Wednesday, 18 January 2012

Passphrase generator in bash

[EDIT]

The script below has been improved upon and can be found here: http://blog.0x10.co.uk/2013/04/passphrase-generators-part-ii.html

Passwords are dead. Long live passphrases. Or something like that anyway. As perfectly summarized by XKCD here http://xkcd.com/936/, passwords are hard to remember and easy to guess. Passphrases on the other hand are easy to remember and hard to guess.
To help generate passphrases, I've put together a little bash script.
Firstly, download the dictionary containing 10000 most common English words. If you have a 4 word passphrase, thats 10^16 possible combinations.
$ wget http://wortschatz.uni-leipzig.de/Papers/top10000en.txt
Now save the following script:
 
#!/bin/bash

dict=$1
script=$2

chars="a-zA-Z0-9 "
size=$(cat $dict | wc -l)
echo "#!/bin/bash" > $script
( echo -n "dict=( "; i=0; cat $dict | while read word; do echo -n "$word " | tr -c -d "$chars"; if [ "$i" -eq "10" ]; then i=1; echo ""; fi; ((i++)); done; echo ")" ) >> $script

echo "size=$size" >> $script
echo 'count=${1:-10}
words=${2:-4}

for i in $(seq 1 $count); do
    first=1
    for j in $(seq 1 $words); do
        r=$RANDOM
        let "r %= $size"
        word=${dict[$r]}
        if [ "$first" == "0" ]; then
            echo -n " "
                fi
        echo -n "$word"
        first=0
    done
    echo ""
done
' >> $script
chmod +x $script
Using modulo on a random number? tut tut tut. Anyway, I've called this script make.sh.
Now run it, giving it the dictionary file and an output script name:
$ ./make.sh top10000en.txt ppgen.sh
What it basically does is embed an array of words into ppgen.sh plus the code necessary to show passphrases.
It will look something like:
#!/bin/bash
dict=( the of to and a in for is The that on 
said with be was by as are at from 
it has an have will or its he not 
were which this but can more his been would 
...
definite fragile rewards antiabortion respects careers backers seize inefficient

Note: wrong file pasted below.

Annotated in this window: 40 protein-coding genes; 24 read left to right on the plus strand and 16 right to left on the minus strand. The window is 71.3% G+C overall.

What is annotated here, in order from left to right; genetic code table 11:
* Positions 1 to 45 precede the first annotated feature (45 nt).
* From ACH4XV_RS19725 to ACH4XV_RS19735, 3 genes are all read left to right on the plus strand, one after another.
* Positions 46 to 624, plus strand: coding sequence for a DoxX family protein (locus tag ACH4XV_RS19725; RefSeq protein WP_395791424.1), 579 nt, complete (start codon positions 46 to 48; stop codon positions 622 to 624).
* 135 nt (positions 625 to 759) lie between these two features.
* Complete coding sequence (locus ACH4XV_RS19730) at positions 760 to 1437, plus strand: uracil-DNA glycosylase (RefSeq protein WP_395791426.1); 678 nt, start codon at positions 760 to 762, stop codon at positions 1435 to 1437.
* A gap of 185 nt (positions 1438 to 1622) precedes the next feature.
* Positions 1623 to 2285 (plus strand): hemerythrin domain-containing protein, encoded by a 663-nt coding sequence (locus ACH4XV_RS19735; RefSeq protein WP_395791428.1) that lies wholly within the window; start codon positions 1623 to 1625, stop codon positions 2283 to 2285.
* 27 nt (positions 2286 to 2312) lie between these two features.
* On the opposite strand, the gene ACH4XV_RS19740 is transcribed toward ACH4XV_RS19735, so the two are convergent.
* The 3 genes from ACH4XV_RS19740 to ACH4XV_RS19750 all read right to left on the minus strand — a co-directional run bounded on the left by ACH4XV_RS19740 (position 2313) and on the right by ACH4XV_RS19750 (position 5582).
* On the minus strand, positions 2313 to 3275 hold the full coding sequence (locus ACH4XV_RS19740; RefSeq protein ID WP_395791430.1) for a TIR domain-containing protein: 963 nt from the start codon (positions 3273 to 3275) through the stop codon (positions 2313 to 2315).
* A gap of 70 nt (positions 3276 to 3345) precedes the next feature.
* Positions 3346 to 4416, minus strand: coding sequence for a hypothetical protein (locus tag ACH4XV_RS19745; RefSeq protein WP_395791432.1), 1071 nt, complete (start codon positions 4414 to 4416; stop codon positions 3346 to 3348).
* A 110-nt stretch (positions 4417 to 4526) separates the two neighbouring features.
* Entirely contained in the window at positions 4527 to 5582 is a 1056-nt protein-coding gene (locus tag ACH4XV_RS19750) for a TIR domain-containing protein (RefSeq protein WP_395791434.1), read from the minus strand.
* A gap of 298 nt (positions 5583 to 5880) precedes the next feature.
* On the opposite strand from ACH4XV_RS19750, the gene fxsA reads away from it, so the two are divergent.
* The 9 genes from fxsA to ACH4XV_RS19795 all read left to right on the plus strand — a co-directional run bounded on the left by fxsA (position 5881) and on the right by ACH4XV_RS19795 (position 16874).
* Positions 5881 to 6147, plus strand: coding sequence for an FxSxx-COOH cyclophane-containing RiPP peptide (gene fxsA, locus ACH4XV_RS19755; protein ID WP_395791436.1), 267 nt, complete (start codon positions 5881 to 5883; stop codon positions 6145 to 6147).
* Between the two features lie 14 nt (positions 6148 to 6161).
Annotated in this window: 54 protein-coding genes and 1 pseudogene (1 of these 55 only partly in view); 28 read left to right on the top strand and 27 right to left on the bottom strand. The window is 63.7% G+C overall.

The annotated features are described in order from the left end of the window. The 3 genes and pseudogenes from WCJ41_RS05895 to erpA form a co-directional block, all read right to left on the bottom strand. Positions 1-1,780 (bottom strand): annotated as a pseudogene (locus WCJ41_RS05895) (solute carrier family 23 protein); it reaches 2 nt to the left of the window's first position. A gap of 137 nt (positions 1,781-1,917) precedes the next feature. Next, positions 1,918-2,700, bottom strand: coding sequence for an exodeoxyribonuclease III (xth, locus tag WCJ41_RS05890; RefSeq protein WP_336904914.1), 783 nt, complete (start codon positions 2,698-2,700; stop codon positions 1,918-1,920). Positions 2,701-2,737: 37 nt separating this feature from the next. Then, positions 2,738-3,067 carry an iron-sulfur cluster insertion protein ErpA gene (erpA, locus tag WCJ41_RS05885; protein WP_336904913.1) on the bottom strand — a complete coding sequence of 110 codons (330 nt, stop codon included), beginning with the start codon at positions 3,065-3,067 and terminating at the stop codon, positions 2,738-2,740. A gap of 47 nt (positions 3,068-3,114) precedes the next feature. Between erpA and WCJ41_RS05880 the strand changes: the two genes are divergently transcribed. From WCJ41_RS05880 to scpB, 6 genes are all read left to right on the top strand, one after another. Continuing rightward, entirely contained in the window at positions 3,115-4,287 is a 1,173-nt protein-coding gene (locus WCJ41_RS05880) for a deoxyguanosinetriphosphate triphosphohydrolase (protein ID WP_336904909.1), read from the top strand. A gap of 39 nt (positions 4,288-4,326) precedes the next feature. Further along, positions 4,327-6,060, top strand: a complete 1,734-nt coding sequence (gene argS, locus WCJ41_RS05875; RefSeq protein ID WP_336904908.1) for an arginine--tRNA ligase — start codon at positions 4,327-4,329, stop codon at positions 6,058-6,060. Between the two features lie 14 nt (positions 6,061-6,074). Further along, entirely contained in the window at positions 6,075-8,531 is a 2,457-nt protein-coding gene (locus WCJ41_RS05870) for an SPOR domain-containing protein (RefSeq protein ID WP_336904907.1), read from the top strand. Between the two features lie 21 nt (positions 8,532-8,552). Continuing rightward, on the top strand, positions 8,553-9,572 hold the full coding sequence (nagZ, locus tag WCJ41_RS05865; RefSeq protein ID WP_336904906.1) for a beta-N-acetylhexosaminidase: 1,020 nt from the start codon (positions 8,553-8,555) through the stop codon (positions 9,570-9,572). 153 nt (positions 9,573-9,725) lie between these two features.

conceptual densities EPS Me Sparc spirits experimentally shallow )
size=10000
count=${1:-10}
words=${2:-4}

for i in $(seq 1 $count); do
    first=1
    for j in $(seq 1 $words); do
        r=$RANDOM
        let "r %= $size"
        word=${dict[$r]}
        if [ "$first" == "0" ]; then
            echo -n " "
                fi
        echo -n "$word"
        first=0
    done
    echo ""
done
We can now run it:
$ ./ppgen.sh 
Does Brazil quotas message
amount losers sing Oregon
patient misleading rebels smoking
refuse subordinated clerk wrote
have handle Rockwell strong
Committee Insurance consumer else
tariffs Unit mouth loved
V singled graduate kidney
uranium Hungary scientists Mar
fined Hercules Kemp Indian
Or, if we wanted to create just one 5 word phrase:
$ ./ppgen.sh 1 5
Commodity dioxide Boris unit drop

4 comments:

  1. How about:

    read n; i="1"; while [ $i -le $n ]; do cat /etc/dictionaries-common/words | shuf | head -1; i=$(( $i + 1 )); done

    ?

    Especially considering:

    $ wc -l /etc/dictionaries-common/words
    98569 /etc/dictionaries-common/words

    :)

    ReplyDelete
  2. r, thats also a valid approach. I wanted to embed the dictionary into the script so that the script could be moved around easily.

    ReplyDelete
  3. Great idea, but insufficient because $RANDOM is an internal Bash function (not a constant) that returns a pseudorandom [1] integer in the range 0 - 32767. It should not be used to generate an encryption keys. In other words the 'periodicity' which is the length of the repetition-freeness of the sequence is completely insufficient for your purposes.

    You will find that the repetition of random numbers gives you far less than your expected 10^16 which assumes a far better random number generator such the Mersenne twister algorithm or the random number generators in R. Of course I realise the choice of $RANDOM was portability, but it maybe worth modelling the differences in R.

    $RANDOM = 1:32767
    Mersenne Twister = 1:4.3x10^6,001

    ReplyDelete
  4. Hey Dennis, thanks for the feedback. It was done originally as a quick and dirty alternative to trying to make up 4 random words. However, as you pointed out, using $RANDOM isn't secure at all. I have improved it here http://blog.0x10.co.uk/2013/04/passphrase-generators-part-ii.html

    ReplyDelete